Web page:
You’ll remember that earlier I mentioned about the RAE being more prevalent in stronger leagues and bigger cities… let’s have a look at the DDSL only (‘Dublin District School-boy League’, one of the largest schoolboy leagues in Europe). Its figures eclipse the national RAE findings, with the quarter one births (blue columns below) now shooting up to 43.8%, almost half of the ETP sample that came from the DDSL were born in the first 3 months of the year. There are 4 times more players born between Jan-March than between Oct-Dec in the ETP from this league (and as you can see from the CSO stats, it’s not as if the general population is just born that way).
For research purposes nosiness on my part, I broke the most commonly represented clubs on the ETP down individually. The clubs with the most quarter one births were Cherry Orchard (51.6%), St. Kevins (43.8%), Belvedere (44%) and Malahide Utd (43.5%).
If in the case of these clubs, over half of their players were born in quarter 1 that means that there’s very little space on squads for players from the other 9 months of the year! Are the players that are migrating into the league the older/ more physically mature players from elsewhere? Does the numbers they can draw from mean that they can keep selecting larger players? (Anecdotally, anyone that’s been down at the Kennedy cup has probably seen the visual differences between the DDSL squad and other teams).
If you’re involved with a school boy league around the country you can check below how your league fared on the breakdown of quarters of birth (according to the statistics Limerick District and Longford have the most even spread of births across all 4 quarters). The ‘total’ column relates to how many boys were on the programme and the overall percentage (e.g. the 37 boys from Athlone league accounted for 2.17% of the total cohort on the ETP), then you can read the breakdown of quarter births (e.g. staying with Athlone, 16 boys were from Q1, which was 43.2% of all their boys involved).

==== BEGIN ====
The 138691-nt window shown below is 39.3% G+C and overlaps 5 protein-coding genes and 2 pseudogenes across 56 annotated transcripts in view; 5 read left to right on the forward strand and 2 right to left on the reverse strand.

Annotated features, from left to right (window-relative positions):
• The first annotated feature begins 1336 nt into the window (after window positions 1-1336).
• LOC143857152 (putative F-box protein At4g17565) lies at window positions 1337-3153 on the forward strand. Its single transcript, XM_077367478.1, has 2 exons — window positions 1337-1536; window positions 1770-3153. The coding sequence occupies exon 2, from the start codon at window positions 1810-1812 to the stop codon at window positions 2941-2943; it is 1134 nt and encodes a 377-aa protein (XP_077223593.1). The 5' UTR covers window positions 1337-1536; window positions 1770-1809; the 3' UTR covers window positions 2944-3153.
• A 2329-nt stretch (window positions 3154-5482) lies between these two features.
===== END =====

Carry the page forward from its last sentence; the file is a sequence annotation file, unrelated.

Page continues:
The coaching ‘so-what’:
Coaches are an important agent for changing the effects of relative age within Irish youth sport. Challenge your perceptions, challenge what exactly is it that makes this player stand out? When physical maturity levels out post-puberty will he/she still have enough to set them apart?
Physically more mature players are more likely to be identified as ‘talented’, thus get selected for advanced coaching and training and compete at higher levels of competition such as ETP. Success in youth sport can lead to an increased sense of motivation for these players due to the positive and reinforcing nature of feedback obtained from coaches, parents and peers and this can lead to greater effort and better performance by the athlete. Conversely, de-motivation, resulting from a lack of selection, or the perception of a selection bias, could lead to increased levels of drop out among the remaining players. This in turn could perpetuate the increased levels of players represented in the first two quarters (I’ll come back in a later blog about why the RAE is reversed at a professional level!).
What can be done?
Rotate cut-off dates for younger age groups, provide additional support for younger players through development stages, limit competition at younger age-groups can help to put the focus on longer term development rather than on short term ‘winning’. The FAI are aware of this issue and Niall Harrison has done some stellar work on asking coaches to assess if they believe players are ‘future/late developers’ etc. Coach education (and resourcing!) is key to addressing this inequity.
Interested to read more?
This was an excerpt from a journal article published earlier this year in ‘Science and Medicine in Football’. If you’re sitting there thinking about the tall, blond centre back you’ve been raving about all year and you want to know more, you can read the full thing and source the references cited by following the link below:
Laura can be contacted on: firstname.lastname@example.org